Assignments - Act Part 3, Section 22
This section explains an employer’s obligations to honour an employee’s written assignment of wages.
22 (1) An employer must honour an employee's written assignment of wages
(a) to a trade union in accordance with the Labour Relations Code,
(b) to a charitable or other organization, or a pension or superannuation or other plan, if the amounts assigned are deductible for income tax purposes under the Income Tax Act (Canada),
(c) to a person to whom the employee is required under a maintenance order, as defined in the Family Maintenance Enforcement Act, to pay maintenance, and
(d) to an insurance company for insurance or medical or dental coverage.
(e) [Repealed 2003-65-5.]
(2) [Repealed 2003-65-5.]
(3) An employer must honour an assignment of wages authorized by a collective agreement.
(4) An employer may honour an employee's written assignment of wages to meet any of the following credit obligations:
- an advance of wages to the employee from the employer, including vacation pay;
- an outstanding balance in respect to the purchase of goods or services from the employer by the employee;
- an outstanding balance in respect of the personal use of real and personal property of the employer by the employee.
The Act requires that employee’s assignment of wages must be written, and the employer must prove that the assignment of wages was authorized. Wages which were improperly assigned can be collected as wages, although employees are not entitled to vacation pay on improperly assigned wages if the employer previously provided vacation pay.
If the employee has given written authorization, the employer must make payroll deductions for
- Union dues
- Donations to a charity if the amounts are tax deductible
- Payments to pension or superannuation plans if the amounts are tax deductible
- Payments required under the Family Maintenance Enforcement Act
- Payments to an insurance company for medical or dental coverage (e.g. Medical Services Plan coverage or extended health and dental benefits)
Section 28(g) of the Act requires an employer to keep a record of each deduction made from the employee’s wages and the reason for it for a period of 4 years.
If an employee is represented by a trade union, the employer and union may agree to certain assignments of wages under the collective agreement. The grievance procedure of the collective agreement applies to disputes concerning such assignments. Refer also to section(3).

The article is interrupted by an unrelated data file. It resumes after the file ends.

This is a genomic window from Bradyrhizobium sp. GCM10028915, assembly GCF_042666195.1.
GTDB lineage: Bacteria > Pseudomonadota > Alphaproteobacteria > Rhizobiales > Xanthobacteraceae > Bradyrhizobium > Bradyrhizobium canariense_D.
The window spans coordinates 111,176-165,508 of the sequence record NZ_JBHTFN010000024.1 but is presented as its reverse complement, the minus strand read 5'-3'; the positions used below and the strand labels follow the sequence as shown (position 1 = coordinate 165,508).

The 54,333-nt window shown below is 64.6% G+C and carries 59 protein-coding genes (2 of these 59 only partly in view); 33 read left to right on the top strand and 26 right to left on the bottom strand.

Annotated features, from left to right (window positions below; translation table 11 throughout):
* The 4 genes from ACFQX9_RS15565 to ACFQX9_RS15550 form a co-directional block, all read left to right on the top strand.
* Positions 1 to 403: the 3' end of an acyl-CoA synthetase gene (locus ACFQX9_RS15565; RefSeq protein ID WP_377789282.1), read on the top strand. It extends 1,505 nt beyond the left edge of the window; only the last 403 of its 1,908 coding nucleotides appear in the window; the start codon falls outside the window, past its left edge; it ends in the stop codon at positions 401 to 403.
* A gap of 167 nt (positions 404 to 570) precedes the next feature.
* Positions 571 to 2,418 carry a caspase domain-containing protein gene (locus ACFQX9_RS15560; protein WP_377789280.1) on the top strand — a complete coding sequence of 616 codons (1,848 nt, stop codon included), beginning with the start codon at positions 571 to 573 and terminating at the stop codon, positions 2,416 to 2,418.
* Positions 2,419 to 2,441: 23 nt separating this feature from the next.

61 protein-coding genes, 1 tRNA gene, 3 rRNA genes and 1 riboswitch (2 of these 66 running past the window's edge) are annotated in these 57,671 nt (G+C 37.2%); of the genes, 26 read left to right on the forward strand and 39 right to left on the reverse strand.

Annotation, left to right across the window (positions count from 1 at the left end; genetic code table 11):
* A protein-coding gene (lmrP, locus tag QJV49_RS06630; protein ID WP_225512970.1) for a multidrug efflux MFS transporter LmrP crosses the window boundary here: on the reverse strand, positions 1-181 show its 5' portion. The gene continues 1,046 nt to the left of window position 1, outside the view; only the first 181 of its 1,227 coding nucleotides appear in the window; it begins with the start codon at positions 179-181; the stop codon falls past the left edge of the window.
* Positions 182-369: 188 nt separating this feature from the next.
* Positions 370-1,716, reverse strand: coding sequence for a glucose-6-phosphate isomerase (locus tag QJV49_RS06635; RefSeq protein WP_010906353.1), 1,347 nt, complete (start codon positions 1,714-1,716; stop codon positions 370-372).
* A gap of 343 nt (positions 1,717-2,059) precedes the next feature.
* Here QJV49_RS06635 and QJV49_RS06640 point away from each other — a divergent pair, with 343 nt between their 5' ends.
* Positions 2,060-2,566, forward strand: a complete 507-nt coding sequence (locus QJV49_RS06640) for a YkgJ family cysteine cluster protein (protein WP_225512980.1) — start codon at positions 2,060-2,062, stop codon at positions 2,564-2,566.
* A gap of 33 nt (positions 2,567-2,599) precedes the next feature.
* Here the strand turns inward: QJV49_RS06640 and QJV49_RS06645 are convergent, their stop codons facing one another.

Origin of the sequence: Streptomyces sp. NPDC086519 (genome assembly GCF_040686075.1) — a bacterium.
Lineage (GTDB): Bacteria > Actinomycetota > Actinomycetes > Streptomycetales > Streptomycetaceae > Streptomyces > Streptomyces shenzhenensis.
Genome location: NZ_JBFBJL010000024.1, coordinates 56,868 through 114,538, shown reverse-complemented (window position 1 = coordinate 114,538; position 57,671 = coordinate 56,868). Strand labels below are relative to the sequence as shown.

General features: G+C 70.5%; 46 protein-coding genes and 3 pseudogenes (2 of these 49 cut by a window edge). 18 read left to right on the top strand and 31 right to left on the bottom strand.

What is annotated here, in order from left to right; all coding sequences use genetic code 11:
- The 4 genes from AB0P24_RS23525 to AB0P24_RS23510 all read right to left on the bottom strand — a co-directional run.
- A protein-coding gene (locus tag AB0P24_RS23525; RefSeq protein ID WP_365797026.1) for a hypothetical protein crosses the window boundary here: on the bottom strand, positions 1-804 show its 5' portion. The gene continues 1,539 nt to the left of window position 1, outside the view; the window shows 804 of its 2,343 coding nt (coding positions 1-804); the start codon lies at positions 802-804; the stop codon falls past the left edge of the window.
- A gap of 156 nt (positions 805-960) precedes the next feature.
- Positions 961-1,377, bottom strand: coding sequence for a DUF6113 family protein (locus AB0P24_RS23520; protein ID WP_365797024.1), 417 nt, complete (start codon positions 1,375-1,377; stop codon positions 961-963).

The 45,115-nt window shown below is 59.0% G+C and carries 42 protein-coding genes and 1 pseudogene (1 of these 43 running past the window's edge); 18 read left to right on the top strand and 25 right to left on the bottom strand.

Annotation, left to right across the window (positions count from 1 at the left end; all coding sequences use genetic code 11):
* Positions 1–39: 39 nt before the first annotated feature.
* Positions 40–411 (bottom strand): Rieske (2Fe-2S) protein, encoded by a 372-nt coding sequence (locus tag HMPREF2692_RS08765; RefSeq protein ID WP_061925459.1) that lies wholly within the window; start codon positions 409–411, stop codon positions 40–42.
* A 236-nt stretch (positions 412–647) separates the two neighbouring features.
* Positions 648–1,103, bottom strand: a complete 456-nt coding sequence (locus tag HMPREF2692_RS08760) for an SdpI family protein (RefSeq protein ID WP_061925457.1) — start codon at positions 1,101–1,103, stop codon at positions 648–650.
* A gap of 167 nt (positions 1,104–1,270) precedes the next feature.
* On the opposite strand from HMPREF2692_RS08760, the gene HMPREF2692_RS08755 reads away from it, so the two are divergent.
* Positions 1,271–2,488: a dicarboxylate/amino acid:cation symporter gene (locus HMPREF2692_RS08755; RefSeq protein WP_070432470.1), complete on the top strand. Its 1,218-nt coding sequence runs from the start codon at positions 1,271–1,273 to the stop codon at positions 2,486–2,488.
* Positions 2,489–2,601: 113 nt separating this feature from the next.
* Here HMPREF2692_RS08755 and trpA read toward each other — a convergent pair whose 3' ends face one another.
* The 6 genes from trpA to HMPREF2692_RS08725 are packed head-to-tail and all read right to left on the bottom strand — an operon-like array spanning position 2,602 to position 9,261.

Employees may arrange for assignments to meet certain personal credit obligations.
Assignments must be made in accordance with written employee instructions. The employer has the right to choose whether or not to honour an employee’s written assignment to meet a credit obligation.
An employee works for a car dealership. The employer lends them $1,500 to purchase a car. The employee signs a written agreement to repay the amount at $300 per month, but the agreement does not address what will happen if their employment ends before the loan is fully paid back. The employee leaves the company with $600 still owing. The employer cannot deduct more than the written agreement authorizes from the final wages unless they provide further written authorization.
An employee works in a remote fishing camp as a guide. They have a tab at the employer’s store on site where they can buy groceries and incidentals. The employee signs a written authorization for the employer to deduct their purchases from their paycheque.
If an accident involving a company vehicle occurs during the course of company business, this is a cost of doing business for the employer. The insurance deductible or any other costs must not be charged to the employee.
If an employee has an accident while the company car is being used for personal reasons, the employer may request payment. Because the vehicle was not being used for business purposes, it is permissible if the employee provides written authorization for the employer to recover the liability for the insurance deductible through payroll deduction.
Employees covered by a collective agreement
Section 3 provides that parties to a collective agreement may not negotiate terms and conditions that do not meet or exceed the standards set out in section 22. Where there is a collective agreement, the enforcement of matters relating to section 22 is through the grievance procedure, not through the enforcement provisions of the Act.
Related sections of the Act or Regulation